The Bumbling Boater

The Bumbling Boater

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Drew Pogge

My first time whitewater kayaking was a lot like my first kiss: sloppy, wet, desperate, and over way too soon. Both terrified me, both thrilled me, and in both cases I ended up treading water in dangerous territory.

I’ve always envied the smooth agility and playfulness of ‘yakers. A few years ago, a friend, Alex, finally convinced me to jump in a boat. “It’ll be fun, and you’ll be fine,” she said. She always was a liar.

I borrowed a boat and skirt from my roommate, an orange monstrosity that was top of the line… in 1992. He also lent me a life jacket, paddle, and what I would soon learn was a leaky drytop. I was set for adventure.

My first lesson took place at the East Gallatin Recreation pond, and my first “roll” was more of a “drown.” Alex gave me the standard spiel: “Snap your hips, follow with your shoulder, head out of the water last.” Then she gently tipped me over in waist deep water and patiently waited as my paddle helplessly slapped the water and my hips failed to right the boat. I can only imagine what it looked like from shore. The kayak was rocking, pivoting, splashing—pretty much everything a kayak can do but roll over. Meanwhile, I was hard at work under the surface, aware of the headlines should I fail. “Local man dies in pleasant, waist-deep water. Cause of death: pathetic hip snap.” I ended up pulling the skirt on that attempt, sputtering to the surface to the applause of some middle-aged fishermen swilling PBR. But after a few more tries, my right side roll was looking solid. Alex deemed me “good to go,” and that was that; I was river-ready.

The next time I crammed my six-foot frame into the orange torpedo was on the bank of the Gallatin River at Greek Creek. I was wearing a ski helmet. The plan was to get the hang of eddying, run a couple small wavetrains, and get out before the “real” whitewater began. Eddying went poorly, but it was the first time that I’d really examined the bottom of the Gallatin at close range. It’s a beautiful river-bottom, to be completely honest. The small wavetrains we encountered also challenged my pond-centric technique. Alex failed to mention the concept of bracing, so I continued my streambed investigation each time the going got rough. This is where the leaky drytop became a factor.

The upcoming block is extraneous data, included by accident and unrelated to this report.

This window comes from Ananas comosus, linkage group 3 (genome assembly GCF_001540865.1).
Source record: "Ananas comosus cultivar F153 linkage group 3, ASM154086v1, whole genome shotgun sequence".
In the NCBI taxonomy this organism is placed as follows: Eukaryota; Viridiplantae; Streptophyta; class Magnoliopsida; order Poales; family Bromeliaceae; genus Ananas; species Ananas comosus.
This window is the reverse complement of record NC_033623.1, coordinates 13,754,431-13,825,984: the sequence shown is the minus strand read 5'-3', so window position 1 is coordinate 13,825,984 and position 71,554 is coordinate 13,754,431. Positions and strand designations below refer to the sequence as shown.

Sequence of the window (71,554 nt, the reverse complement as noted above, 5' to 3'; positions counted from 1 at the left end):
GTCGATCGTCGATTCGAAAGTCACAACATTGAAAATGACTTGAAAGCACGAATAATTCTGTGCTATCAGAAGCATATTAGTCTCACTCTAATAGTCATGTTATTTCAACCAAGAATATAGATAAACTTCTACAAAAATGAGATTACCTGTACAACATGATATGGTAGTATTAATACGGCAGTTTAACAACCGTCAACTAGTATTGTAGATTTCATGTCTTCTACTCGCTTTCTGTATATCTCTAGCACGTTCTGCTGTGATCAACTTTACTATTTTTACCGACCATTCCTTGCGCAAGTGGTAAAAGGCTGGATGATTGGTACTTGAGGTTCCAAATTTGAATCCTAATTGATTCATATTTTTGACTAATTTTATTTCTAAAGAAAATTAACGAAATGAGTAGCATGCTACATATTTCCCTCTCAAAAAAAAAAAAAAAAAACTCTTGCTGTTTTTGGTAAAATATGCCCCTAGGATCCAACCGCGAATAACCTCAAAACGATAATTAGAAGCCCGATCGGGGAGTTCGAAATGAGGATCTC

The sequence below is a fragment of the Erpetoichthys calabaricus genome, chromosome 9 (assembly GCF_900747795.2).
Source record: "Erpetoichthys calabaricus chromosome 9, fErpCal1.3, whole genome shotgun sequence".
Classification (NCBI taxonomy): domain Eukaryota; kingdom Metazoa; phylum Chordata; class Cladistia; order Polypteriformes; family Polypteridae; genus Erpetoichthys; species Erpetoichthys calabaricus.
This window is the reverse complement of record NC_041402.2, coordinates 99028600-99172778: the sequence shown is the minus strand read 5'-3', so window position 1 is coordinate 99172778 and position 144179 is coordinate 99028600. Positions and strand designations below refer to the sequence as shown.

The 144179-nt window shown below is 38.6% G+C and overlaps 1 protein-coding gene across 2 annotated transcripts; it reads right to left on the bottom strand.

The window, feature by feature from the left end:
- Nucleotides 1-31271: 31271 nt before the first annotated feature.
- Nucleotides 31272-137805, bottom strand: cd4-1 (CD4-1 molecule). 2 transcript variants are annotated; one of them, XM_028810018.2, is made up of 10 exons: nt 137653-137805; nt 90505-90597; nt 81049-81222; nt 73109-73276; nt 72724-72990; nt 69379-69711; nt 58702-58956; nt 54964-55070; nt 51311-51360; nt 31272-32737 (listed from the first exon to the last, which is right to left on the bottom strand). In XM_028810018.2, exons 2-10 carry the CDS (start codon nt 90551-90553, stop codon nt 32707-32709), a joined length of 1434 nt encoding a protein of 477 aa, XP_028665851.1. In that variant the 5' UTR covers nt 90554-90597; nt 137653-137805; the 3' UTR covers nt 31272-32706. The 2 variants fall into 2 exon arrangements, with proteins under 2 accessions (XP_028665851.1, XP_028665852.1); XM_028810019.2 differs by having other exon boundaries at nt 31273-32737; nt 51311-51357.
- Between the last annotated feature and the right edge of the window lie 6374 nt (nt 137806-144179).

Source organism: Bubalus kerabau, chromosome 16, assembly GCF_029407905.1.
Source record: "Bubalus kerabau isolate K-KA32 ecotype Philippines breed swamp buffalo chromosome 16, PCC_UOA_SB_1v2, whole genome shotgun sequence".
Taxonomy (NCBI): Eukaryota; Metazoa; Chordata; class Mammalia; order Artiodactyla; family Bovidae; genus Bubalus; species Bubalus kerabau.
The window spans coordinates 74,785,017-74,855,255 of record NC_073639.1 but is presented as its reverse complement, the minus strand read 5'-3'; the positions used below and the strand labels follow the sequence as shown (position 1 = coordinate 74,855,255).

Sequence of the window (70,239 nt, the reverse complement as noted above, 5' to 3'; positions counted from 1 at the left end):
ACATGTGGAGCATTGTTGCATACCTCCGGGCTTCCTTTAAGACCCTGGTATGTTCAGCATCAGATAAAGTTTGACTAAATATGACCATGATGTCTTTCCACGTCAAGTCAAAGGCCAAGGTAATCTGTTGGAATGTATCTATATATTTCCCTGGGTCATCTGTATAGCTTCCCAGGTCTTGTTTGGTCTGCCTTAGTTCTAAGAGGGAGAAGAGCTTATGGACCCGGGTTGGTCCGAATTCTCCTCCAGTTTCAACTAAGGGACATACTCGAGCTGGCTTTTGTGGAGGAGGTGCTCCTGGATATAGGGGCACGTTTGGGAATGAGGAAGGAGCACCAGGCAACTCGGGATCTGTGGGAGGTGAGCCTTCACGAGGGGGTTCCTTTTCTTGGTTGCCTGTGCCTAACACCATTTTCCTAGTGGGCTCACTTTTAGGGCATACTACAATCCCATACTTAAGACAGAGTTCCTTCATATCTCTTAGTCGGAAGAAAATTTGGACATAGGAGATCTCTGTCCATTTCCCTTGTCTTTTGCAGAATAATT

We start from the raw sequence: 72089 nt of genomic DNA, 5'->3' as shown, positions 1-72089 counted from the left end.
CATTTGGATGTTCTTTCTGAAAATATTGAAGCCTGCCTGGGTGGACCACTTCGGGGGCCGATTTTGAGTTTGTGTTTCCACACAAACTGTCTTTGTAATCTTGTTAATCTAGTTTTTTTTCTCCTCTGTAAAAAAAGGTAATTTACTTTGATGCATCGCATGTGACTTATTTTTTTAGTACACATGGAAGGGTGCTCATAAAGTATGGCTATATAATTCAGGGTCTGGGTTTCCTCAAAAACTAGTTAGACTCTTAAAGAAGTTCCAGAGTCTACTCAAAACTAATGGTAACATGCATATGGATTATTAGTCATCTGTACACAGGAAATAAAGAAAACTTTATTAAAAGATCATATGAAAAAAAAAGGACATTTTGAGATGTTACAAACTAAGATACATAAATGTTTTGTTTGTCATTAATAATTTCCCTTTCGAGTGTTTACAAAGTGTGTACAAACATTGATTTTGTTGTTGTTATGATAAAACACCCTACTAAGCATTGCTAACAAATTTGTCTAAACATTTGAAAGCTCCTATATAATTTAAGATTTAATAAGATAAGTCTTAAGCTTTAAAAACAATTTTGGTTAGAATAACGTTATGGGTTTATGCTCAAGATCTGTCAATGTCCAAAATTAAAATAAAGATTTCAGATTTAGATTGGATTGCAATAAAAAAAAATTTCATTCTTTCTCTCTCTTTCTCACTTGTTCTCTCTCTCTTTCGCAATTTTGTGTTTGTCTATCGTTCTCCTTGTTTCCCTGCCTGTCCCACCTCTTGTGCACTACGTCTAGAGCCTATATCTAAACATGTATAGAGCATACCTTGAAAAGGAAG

After several dunkings, somehow the sealed neck and wrists of my top actually began trapping water inside. Each paddle stroke caused a tidal swell across my chest. But I was kayaking! Then we hit the last stretch of waves before our take-out at 35 mph Bridge. I was pumped, and my “paddle-like-hell-and-close-your-eyes” technique was working pretty well.

The first few waves were pure fun, and then I saw... The Hole. A big, honkin’ bottomless hole of death. My kayak suddenly began to resemble an orange, injection-molded coffin. I forged ahead—my paddle actually hitting water about every other stroke—and let out a battle scream as I plunged down. From the highway, I’m sure it looked a bit different than I remember (a strangely swollen-looking guy in a ski helmet, paddling like a fiend and shrieking like a little girl as he approached a wave the size of a toaster). Well, I survived the “hole” but the next wave caught me off guard and I took the final plunge of the day. I bobbed to the surface, still moving fairly rapidly, just in time to see Alex bent over the bow of her ‘yak, laughing hysterically.

At the take-out, I crawled from the river, dragging my water-filled orange anchor behind. My bloated drytop gyrated with each step like an overtaxed water balloon, and I blew a surprising amount of river out of my nose.

More experienced boaters were gearing up nearby to play in the “real” whitewater of the Mad Mile. They just nodded knowingly and smiled. “Great day to be out on the river, isn’t it?” I couldn’t answer, as my head was firmly wedged in the fragrant armpit of my drytop (those things are hard to escape from, I don’t care who you are), but it sure was. A great day to be on the river.

So that’s my first kayaking experience. If you can believe it, my first kissing experience was even worse. And sadly, I haven’t gotten much better, even after a lot of practice. I still just try really hard, close my eyes, and hope for the best. And that goes for kayaking too.

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